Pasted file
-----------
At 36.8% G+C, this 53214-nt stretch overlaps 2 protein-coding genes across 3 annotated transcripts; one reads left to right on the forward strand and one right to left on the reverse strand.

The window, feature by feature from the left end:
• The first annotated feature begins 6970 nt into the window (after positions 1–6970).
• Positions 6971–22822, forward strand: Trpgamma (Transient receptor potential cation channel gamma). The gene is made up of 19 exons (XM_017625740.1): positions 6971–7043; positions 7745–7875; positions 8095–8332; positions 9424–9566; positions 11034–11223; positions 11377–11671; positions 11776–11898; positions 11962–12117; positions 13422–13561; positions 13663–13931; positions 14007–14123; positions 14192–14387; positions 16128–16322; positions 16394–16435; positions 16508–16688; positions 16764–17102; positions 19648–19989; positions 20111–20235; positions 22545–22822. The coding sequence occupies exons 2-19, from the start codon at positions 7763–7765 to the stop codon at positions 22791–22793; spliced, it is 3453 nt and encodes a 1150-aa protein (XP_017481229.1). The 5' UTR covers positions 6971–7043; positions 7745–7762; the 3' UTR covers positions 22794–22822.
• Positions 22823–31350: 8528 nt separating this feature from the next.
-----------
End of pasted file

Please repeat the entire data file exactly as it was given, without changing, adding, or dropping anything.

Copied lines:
At 36.8% G+C, this 53214-nt stretch overlaps 2 protein-coding genes across 3 annotated transcripts; one reads left to right on the forward strand and one right to left on the reverse strand.

The window, feature by feature from the left end:
• The first annotated feature begins 6970 nt into the window (after positions 1–6970).
• Positions 6971–22822, forward strand: Trpgamma (Transient receptor potential cation channel gamma). The gene is made up of 19 exons (XM_017625740.1): positions 6971–7043; positions 7745–7875; positions 8095–8332; positions 9424–9566; positions 11034–11223; positions 11377–11671; positions 11776–11898; positions 11962–12117; positions 13422–13561; positions 13663–13931; positions 14007–14123; positions 14192–14387; positions 16128–16322; positions 16394–16435; positions 16508–16688; positions 16764–17102; positions 19648–19989; positions 20111–20235; positions 22545–22822. The coding sequence occupies exons 2-19, from the start codon at positions 7763–7765 to the stop codon at positions 22791–22793; spliced, it is 3453 nt and encodes a 1150-aa protein (XP_017481229.1). The 5' UTR covers positions 6971–7043; positions 7745–7762; the 3' UTR covers positions 22794–22822.
• Positions 22823–31350: 8528 nt separating this feature from the next.